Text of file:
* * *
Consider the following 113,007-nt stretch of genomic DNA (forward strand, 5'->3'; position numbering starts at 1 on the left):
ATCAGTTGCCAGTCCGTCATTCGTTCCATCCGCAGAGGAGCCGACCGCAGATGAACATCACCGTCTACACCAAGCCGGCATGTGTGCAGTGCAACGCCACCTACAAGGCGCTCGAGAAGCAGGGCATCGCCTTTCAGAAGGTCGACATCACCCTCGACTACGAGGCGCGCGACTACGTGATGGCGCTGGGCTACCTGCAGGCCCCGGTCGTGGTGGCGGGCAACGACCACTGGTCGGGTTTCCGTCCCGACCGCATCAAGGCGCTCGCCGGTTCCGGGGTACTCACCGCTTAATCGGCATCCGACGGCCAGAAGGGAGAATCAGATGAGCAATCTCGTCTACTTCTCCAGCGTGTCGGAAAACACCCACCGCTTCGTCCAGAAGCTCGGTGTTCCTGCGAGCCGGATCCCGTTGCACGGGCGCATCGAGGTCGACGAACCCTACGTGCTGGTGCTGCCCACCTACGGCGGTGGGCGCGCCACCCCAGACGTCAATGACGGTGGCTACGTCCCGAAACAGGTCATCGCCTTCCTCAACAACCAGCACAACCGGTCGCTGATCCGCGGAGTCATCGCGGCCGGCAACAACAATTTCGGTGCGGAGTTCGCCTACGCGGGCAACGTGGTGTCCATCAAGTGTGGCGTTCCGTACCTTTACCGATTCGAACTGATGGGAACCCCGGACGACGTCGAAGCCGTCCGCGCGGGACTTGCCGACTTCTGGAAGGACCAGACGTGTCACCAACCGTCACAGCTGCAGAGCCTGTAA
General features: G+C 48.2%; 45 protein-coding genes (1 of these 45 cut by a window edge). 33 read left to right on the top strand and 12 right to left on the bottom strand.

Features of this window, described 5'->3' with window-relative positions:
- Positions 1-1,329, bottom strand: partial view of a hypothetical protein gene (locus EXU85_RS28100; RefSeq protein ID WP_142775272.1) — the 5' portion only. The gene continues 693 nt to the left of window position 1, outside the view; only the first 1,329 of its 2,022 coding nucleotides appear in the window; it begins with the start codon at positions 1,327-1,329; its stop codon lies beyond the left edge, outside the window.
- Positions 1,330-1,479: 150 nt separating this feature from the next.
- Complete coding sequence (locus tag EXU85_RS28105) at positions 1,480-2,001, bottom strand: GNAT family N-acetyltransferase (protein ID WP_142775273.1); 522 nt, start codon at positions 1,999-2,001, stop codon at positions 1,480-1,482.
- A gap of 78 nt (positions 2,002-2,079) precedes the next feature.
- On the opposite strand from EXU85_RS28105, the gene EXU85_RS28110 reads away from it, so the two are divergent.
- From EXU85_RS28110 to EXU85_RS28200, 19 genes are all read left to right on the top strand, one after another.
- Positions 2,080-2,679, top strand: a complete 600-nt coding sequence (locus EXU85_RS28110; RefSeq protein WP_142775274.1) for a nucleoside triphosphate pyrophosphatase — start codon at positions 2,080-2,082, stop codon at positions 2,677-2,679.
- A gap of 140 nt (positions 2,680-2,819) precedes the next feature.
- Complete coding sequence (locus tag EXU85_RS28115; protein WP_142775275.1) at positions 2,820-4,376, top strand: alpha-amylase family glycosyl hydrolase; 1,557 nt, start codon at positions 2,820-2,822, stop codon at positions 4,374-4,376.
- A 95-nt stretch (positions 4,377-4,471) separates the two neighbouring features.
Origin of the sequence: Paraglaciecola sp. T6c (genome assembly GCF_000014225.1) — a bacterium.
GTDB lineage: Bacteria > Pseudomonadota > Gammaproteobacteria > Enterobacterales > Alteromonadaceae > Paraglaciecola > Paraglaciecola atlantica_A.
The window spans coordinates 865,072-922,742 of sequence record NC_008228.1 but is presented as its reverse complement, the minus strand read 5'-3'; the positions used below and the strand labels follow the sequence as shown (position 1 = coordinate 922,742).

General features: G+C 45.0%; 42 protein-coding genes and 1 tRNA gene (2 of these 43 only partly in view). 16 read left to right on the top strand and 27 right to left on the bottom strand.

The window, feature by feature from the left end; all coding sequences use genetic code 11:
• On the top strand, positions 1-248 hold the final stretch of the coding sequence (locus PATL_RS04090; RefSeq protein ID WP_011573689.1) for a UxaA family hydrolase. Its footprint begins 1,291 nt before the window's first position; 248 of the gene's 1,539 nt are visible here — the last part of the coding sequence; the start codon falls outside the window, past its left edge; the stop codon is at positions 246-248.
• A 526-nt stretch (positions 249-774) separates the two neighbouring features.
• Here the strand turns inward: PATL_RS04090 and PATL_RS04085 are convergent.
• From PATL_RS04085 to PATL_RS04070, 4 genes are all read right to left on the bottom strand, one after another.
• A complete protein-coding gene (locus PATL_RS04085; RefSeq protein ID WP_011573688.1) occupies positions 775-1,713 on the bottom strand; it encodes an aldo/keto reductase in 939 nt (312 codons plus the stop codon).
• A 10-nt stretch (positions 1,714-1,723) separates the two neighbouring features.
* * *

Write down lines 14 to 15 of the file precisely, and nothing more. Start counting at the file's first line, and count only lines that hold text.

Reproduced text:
- A 95-nt stretch (positions 4,377-4,471) separates the two neighbouring features.
Origin of the sequence: Paraglaciecola sp. T6c (genome assembly GCF_000014225.1) — a bacterium.